Designing Radiology Reading Rooms
The traditional radiology reading room didn’t require much thought. Often they existed in basements or dark corners where professionals could view their films against a collection of light boxes with little concern for the optimal work environment. But with the rise of digital imaging – and the increase in radiologists’ workloads and need for fast, precise results – these reading rooms must meet new requirements.
While radiology has always been a demanding profession, today’s radiologists need workspaces that emphasize productivity and help to optimize workflow. There’s also the comfort factor: Doctors who spend a great deal of their day staring at screens should be comfortable, able to adjust key factors in the room like lighting, sound, and desk adjustability, and be conscious of ergonomics that help to keep their own bodies healthy. Any redesign plans for a medical facility’s reading rooms must incorporate several factors to achieve these goals.
The Perfect Radiology Reading Room Design
Two considerations exist for creating an effective reading room. The space must accommodate technology, including high-end, medical-grade monitors, as well as hardware that runs state-of-the-art analysis software and PACS. It must also accommodate the physical and visual needs of the radiologist, which in turn promotes enhanced productivity and better diagnostic accuracy.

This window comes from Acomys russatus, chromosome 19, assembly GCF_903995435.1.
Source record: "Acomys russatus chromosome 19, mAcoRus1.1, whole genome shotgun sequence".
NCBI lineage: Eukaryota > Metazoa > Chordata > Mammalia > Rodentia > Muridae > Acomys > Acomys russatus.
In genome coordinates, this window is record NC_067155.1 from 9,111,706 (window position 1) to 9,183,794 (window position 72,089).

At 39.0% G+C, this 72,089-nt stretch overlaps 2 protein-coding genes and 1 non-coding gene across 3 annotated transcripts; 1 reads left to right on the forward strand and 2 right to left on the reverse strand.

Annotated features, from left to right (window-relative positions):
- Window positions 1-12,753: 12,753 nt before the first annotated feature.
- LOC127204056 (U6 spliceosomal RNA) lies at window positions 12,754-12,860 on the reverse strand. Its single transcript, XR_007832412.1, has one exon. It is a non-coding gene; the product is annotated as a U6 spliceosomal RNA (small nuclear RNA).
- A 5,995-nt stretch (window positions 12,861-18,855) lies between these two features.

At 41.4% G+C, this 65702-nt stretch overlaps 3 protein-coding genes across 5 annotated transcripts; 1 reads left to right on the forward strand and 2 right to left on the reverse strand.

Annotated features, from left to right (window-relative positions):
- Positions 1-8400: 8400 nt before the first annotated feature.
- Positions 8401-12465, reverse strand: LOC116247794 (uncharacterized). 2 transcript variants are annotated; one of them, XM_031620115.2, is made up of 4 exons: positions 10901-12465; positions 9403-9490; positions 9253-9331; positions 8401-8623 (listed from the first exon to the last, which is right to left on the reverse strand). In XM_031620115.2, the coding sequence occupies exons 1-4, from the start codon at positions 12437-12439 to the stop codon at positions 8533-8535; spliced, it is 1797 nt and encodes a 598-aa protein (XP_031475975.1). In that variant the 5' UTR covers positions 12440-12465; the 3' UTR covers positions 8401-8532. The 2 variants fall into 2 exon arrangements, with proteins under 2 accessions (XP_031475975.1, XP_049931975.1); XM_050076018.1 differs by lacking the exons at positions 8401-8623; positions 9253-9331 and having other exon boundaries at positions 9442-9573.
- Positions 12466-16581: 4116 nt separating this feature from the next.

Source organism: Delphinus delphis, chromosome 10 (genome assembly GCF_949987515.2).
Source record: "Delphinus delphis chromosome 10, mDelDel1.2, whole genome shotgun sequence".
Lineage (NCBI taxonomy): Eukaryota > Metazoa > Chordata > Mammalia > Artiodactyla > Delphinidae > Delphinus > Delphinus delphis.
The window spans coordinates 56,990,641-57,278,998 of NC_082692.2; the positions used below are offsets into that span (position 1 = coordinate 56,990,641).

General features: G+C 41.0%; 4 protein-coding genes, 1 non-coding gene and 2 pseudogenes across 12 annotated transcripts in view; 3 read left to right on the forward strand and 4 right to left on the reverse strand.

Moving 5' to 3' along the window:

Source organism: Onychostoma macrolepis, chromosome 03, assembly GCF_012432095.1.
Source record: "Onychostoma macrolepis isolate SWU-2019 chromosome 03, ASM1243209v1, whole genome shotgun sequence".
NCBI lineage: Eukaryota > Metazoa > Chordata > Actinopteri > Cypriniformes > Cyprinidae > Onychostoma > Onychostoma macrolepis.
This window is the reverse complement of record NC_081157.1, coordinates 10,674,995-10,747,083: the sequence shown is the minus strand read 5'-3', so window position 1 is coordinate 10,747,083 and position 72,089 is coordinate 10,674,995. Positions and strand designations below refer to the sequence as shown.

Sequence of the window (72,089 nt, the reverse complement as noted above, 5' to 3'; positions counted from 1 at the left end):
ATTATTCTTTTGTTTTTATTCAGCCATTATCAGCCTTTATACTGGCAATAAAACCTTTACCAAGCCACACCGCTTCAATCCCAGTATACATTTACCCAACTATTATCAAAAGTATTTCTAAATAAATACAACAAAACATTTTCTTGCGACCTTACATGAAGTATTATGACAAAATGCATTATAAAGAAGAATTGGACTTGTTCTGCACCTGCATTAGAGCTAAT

The perfect radiology reading room design includes several features that can be adjusted as needed for a range of users.
Ambient lighting is key for accurate viewing of images and to minimize eyestrain and visual fatigue. In most situations, both are accomplished when the ambient lighting matches the intensity of the monitor illumination. As different doctors have slightly different preferences, any planning for light sources should include the ability to control both the room and the reading station illumination.
Task lighting should be taken into consideration as well. Though much of a radiologist’s time is spent viewing digital images, he or she must also look at paperwork, consult with colleagues, and spend time communicating via email and phone calls. Appropriate task lighting for these needs can be added at the workstation level, and should also include the ability to make fine adjustments.